The Mumbai Slum: Aerial Views and Embodied Memories

Aerial view of Mumbai by Johnny Miller,
In this third and final part of our Slums series, Ranjani Mazumdar discusses two recent films that have created "embodied cartographies" of Mumbai's Dharavi.
[Ed. note: This is the final instalment of a three-part series on the representation of slums on screen. You can read part one here and part two here]

In his book Planet of Slums, Mike Davis presents us with an apocalyptic account of a future overwhelmed by congested slums resulting from large scale migration to the cities. In Planet of Slums, the slum is a fait accompli. While squatter settlements have had a presence in most cities of the world, in the second half of the twentieth century, the global South increasingly witnessed a concentration of slums. Davis’s account makes us sit up with a sense of shock as we absorb the statistics and data that he parades for the reader. The whirlwind of staggering information is meant to shake us out of our reverie, to recognize a crisis that is at once economic, social, political and ecological. The cover of the first edition provides us with a high angle view of a Brazilian Favela. 1Mike Davis, Planet of Slums (London and New York: Verso, 2006).

A decade after the publication of Davis’s book, Johnny Miller, in his award-winning photographic work Unequal Scenes, captured aerial views of inequality.2 See the website for Johnny Miller’s photographic project Unequal Scenes: Miller initially started work in South Africa, but soon branched out in 2016 to use drones for the capture of striking images from around the world. These images provide high angle views of major cities with clusters of low-income housing set against wealthier districts. The countries where Miller took pictures included South Africa, India, Tanzania, the United States, and Kenya. The idea of these high angle images came to Miller during his time as an anthropology student in South Africa. The tin shacks and their existence right next to the affluent neighbourhoods made for striking imagery. Says Miller:

The images that I find the most powerful are when the camera is looking straight down —what’s known as ‘nadir view,’ looking at the actual borders between rich and poor. Sometimes this is a fence, sometimes a road, or wetlands—with small shacks or poor houses on one side, and larger houses or mansions on the other. …I think the images make inequality relevant— people can see themselves reflected in the images, and it’s deeply unsettling.3Cited in Tariq Tahir, “Tale of Two Cities”, The Sun, August 20, 2018

There is an uncanny resemblance between Davis’s account in Planet of Slums and Miller’s photographs in his Unequal Scenes. Both capture broad trends in the world and focus on scale, numbers, and the desire to instil a sense of shock. Their approach is clearly informed by certain kinds of urban plans, policies, and academic discourses where statistical analysis of the slum population is a regular feature. The key issue, however, is the deployment of an aerial perspective – a planetary view, so to speak, which assumes an essential interconnection between all humankind and the earth; a relationship that transcends nations to foreground a shared vision of a united humanity.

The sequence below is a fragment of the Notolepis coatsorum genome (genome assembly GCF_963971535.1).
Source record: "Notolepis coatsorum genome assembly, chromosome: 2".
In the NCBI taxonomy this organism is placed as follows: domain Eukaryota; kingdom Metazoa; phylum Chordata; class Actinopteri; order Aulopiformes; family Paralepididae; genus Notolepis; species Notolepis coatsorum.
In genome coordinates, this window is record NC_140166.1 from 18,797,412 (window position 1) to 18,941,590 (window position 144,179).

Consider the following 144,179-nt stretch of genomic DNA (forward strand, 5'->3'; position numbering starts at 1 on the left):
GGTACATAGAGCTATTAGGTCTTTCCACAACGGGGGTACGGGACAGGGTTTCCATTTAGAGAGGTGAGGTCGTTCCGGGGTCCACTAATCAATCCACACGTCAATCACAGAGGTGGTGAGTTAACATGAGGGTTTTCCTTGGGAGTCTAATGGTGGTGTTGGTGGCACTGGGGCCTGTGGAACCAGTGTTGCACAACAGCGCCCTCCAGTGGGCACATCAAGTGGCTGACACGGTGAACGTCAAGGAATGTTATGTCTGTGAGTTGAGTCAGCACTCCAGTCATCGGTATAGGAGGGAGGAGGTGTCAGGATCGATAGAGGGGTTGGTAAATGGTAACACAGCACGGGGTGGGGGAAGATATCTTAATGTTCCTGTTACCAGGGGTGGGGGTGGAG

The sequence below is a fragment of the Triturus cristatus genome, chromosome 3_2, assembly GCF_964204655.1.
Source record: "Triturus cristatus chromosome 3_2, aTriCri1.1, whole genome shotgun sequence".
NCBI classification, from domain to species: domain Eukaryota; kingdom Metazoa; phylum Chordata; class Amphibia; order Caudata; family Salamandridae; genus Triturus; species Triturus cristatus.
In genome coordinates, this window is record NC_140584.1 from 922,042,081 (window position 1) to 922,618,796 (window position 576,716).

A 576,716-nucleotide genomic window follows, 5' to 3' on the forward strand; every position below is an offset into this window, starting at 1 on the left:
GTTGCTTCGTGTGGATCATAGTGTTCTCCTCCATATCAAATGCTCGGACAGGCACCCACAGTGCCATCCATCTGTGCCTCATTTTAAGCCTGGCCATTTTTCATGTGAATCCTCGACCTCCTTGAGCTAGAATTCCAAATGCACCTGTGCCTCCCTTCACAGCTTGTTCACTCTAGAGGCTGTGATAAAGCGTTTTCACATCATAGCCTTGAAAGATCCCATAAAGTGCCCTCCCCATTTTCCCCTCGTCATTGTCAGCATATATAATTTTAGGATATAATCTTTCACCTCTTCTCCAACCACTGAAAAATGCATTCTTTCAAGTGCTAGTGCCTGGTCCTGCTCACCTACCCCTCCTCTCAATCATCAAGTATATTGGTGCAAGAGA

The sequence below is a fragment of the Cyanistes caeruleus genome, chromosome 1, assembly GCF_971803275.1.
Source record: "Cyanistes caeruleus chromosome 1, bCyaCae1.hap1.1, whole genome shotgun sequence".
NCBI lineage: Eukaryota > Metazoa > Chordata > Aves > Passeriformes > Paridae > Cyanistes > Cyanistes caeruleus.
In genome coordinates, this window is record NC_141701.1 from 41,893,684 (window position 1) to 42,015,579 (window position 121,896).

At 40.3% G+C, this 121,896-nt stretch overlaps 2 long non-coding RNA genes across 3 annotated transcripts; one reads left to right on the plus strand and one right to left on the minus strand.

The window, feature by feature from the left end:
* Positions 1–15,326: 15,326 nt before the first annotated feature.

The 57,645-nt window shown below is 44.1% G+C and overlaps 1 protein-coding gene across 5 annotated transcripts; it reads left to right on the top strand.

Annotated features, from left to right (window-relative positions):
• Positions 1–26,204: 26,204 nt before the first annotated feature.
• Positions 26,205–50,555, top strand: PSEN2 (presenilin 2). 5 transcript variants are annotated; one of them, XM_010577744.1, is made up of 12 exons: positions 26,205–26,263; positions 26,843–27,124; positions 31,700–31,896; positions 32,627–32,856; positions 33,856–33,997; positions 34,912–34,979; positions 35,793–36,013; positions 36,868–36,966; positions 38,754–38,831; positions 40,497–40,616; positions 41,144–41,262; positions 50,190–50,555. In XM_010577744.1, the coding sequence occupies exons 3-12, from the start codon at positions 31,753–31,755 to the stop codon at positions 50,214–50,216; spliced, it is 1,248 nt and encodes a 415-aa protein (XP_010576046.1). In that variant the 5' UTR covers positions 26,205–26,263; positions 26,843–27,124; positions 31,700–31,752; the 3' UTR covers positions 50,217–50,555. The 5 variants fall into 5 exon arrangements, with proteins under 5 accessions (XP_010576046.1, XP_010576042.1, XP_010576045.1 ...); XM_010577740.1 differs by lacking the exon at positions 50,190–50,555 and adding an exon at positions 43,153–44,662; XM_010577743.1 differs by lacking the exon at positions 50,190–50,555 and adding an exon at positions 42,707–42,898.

The aerial view popularized since the experience of flight is now a widespread form that has deeply affected the way we understand geography and territory.4Adnan Morshed, “The Cultural Politics of Aerial Vision: Le Corbusier in Brazil”, Journal of Architectural Education 55, no. 4 (2002): 201–210. Since this form of looking is distinctly different from ground level perception, there is a quality of abstraction that comes into play in any high angle view of the world. What we experience is a move away from a complex reality to an image form where the unruly appears tidy. This is a process where eyesores seen at ground level get transformed into striking forms of spectacle, and complex lived realities are reduced to a planar spatiality that instils a generalized notion of the universal. The apocalyptic imagination in Planet of the Slums does not engage with the delicate and turbulent world that exists inside the squatter settlements.

Against this apocalyptic imagination, we have also seen micro narratives that focus on the diverse contexts of slums – their appearance, informal networks, and infrastructures, and the survival strategies of their inhabitants. There are many examples of this kind of work. In Shadow Cities, Robert Neuwirth presents the stories of ordinary slum dwellers.5Robert Neuwirth, Shadow Cities: A Billion Squatters, A New Urban World  (Abingdon,  UK and New York: Routledge, 2006). For two years, Neuwirth explored slums in four continents and despite their poverty and wretchedness, he experienced a great deal of vitality, creativity and the ‘human spirit’. The book maintains a strong sense of hope, and squatters appear in it as people who are able to cope by staying outside of the “the asphalt world”, a term they use to refer to the streetscape of the legal city. Shadow Cities introduces the slum as a space with a sense of community, a place of friendship and bonds and a highly productive life.

In some ways these opposing tendencies – expressing the expansive horror of the slum experience via statistical classification, and the search for a spirited community of residents engaged in informal economic networks – has framed the popular dynamics of slum representations. All these arguments, despite their diverse positions, operate on a belief that slum ecologies can be relayed transparently to the world.